Truc took steps to find someone that she enjoyed having sex with, and by rediscovering love for her own self and with love she received from a partner, she left behind loneliness. Patience and love, whether in brief encounters or long term partners, helped many of these contributors find pleasure within reach.

Glen initially relied on humor, but now he also focuses on his children’s future to tell his truth. Similarly,

Nefer and Maureen both hold their roles as mothers central to their own health and well-being.

Maureen and Sally found careers advocating for education, policies, and change regarding sexual violence. Maureen’s immersion in the feminist movement sparked and now fuels her self-growth and evolution as a parent. Sally describes the evolution of her advocacy from against something to for something. Both found their strength by fighting for others first.

Kevin and Sarah rely on storytelling, writing, and humor. Kevin has developed quirky and evocative metaphors to frame his history with abuse and to understand who he is now. Sarah had so many stories to tell about desire and intimacy, but she settled on one that couldn’t be more intimate—--how her ownership of her body grew to include being able to pleasure herself rather than all pleasure in her body being reserved for others. Cairo Girl echoed this sentiment, and it seems either she or Sally could help you pick out a vibrator!

Teri’s narrative dips into diaries written nearly 40 years ago to share how shame and desire were tangled up in abuse, leaving a her blaming herself and asking unhelpful questions like “What’s wrong with me?” or “Why did I sometimes want it to happen?” Teri marks the passage of time with a progression of layers of self doubt peeling away, each an advancement in her process of regaining the wondrous feelings of her own desire.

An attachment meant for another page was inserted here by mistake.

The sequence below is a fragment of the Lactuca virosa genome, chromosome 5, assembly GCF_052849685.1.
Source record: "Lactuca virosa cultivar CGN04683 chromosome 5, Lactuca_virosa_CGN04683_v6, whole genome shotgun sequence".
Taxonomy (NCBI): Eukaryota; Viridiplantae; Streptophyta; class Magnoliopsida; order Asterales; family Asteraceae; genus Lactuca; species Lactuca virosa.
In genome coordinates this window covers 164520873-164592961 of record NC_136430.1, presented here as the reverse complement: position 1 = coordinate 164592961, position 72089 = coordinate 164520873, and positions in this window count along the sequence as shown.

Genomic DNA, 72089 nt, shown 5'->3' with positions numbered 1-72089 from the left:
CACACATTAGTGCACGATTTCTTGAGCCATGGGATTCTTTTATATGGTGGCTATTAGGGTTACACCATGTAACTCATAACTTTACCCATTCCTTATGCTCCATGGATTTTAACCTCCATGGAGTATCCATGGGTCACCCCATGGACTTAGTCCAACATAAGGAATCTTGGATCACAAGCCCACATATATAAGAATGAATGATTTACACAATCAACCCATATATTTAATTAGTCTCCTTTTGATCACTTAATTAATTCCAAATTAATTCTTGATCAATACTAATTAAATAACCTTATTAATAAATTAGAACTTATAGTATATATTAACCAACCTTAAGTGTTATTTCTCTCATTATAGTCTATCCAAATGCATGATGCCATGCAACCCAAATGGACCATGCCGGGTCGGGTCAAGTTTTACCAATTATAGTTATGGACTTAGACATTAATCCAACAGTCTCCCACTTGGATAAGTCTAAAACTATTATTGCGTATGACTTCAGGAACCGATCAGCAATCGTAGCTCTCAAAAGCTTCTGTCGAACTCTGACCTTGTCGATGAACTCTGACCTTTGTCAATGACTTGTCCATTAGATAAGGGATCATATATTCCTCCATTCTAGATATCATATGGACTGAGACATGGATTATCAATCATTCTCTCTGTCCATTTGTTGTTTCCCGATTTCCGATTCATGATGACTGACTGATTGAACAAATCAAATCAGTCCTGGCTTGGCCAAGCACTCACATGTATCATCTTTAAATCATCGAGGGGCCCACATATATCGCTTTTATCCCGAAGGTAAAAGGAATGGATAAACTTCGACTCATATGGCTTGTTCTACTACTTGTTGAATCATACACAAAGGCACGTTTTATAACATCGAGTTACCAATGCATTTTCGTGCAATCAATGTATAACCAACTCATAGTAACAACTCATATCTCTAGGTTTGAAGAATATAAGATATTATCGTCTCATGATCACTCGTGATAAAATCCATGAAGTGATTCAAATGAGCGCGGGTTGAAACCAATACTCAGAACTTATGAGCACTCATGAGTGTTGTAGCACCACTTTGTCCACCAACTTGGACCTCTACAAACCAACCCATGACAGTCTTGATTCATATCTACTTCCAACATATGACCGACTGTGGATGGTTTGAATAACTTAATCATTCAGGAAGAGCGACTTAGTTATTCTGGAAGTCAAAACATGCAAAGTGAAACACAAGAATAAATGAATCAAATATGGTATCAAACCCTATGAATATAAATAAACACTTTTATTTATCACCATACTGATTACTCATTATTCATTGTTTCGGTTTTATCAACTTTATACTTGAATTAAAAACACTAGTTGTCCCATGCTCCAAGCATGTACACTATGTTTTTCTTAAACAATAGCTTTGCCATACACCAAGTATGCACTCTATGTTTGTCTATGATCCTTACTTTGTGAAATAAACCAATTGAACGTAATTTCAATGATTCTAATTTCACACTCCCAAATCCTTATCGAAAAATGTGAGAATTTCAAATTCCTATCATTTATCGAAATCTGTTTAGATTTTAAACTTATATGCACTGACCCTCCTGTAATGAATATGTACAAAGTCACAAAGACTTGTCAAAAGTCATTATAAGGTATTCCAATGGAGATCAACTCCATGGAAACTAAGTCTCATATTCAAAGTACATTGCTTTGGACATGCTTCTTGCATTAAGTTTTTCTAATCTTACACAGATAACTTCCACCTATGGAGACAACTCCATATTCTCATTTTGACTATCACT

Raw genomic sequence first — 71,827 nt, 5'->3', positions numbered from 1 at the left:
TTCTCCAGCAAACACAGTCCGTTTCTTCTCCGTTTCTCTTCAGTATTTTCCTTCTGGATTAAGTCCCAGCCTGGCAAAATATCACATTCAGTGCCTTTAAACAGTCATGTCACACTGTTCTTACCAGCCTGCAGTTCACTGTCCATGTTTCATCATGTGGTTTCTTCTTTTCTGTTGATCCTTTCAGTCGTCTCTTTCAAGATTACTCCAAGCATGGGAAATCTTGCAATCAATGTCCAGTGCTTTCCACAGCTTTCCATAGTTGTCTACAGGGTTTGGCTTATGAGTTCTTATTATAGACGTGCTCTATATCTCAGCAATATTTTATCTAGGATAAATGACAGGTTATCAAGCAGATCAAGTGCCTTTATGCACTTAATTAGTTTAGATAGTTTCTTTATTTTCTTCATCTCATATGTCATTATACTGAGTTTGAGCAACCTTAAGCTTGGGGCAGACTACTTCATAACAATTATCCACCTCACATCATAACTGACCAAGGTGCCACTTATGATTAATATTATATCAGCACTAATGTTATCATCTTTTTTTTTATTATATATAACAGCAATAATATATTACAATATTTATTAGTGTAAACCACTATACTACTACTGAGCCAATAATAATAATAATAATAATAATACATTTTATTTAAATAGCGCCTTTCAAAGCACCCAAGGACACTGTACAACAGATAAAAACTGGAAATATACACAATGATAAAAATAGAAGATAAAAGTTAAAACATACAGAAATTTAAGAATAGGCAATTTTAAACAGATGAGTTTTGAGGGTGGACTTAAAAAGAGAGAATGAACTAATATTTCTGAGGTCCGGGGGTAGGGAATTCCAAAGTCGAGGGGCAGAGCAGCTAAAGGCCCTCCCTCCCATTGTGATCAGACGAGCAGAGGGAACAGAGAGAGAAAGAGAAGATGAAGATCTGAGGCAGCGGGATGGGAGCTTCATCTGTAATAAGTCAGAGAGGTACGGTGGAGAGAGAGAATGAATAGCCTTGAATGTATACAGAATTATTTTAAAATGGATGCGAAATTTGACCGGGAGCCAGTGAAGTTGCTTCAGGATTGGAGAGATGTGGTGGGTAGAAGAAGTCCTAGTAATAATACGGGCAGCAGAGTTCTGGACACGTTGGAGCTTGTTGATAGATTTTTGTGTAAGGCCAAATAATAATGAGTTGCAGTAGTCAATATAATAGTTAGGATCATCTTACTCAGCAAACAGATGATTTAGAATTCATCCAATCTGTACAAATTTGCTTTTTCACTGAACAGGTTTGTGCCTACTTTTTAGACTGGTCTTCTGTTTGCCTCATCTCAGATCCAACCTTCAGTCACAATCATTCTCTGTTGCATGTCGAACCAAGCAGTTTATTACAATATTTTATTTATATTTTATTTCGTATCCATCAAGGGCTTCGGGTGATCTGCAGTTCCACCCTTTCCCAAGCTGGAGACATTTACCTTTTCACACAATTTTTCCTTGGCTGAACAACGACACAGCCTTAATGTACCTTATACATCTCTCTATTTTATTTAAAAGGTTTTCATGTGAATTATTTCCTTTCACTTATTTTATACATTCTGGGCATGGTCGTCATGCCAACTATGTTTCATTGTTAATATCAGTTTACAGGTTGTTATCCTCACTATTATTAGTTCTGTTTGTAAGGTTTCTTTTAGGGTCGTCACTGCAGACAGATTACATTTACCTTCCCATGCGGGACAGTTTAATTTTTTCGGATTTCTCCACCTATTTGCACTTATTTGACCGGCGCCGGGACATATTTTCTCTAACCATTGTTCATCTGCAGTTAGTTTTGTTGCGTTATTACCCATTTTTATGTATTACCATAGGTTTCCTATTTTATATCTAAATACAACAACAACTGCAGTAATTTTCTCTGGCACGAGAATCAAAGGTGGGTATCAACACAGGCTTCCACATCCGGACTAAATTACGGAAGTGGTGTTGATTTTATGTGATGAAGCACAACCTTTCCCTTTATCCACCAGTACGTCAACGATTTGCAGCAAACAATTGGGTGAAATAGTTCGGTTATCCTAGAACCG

Lynnette framed an aspect of her growth and healing as including challenging the negative voice in her head and the messages she received about sex and relationships. She was one of many who spoke of meditation practice for finding and restoring balance, sharing how the voice inside that shreds self-worth and self-respect and can be silenced.

For many, anger is a byproduct of being sexually violated. Anger can help one feel as if there is purpose. It is a twisted lifesaver. Sometimes that anger took years to be recognized, and even after it was unattributed, was veiled by a pattern of risky behavior.

Kyle and Jordan revealed anger for the people who should have protected them, and how they turned that anger inward in self-destructive ways. Nefer, Teri, and Saidhbh expressed their anger in feelings about their mothers’ unwillingness to address the truth. Lynnette used her anger as a “jetpack” to get out of her home, poignantly on a day that many Americans were trying to get home.

Religion and spirituality are another common thread in the lives of these writers. Lynnette, Kevin and Saidhbh spoke to their upbringing in Christianity, and about secrecy and shame about sexual expression and gendered expectations. Tara, Nefer, and Cairo Girl’s connections to something larger has guided each toward reclaiming a more positive and healthy life. Despite the absence of religion in her family, Justine found herself talking to a God that she allowed to exist, and negotiated a good deal with her own special God to secure a way out of a dangerous corner.

Several of authors introduced their gay identities in their writing. T. M.’s multi-dimensional story offers many insights on his process of both being oriented toward girls and eventually accepting himself as a man. Jordan, Saidhbh, and Kevin in particular had to grapple with the internalized questions and cultural misconceptions about sexuality--did being abused make them gay? They all came to realize that their sexual abuse did not make them gay – they were gay.

Click here for the full press release for
Making Out Like a Virgin: Sex, Desire & Intimacy after Sexual Trauma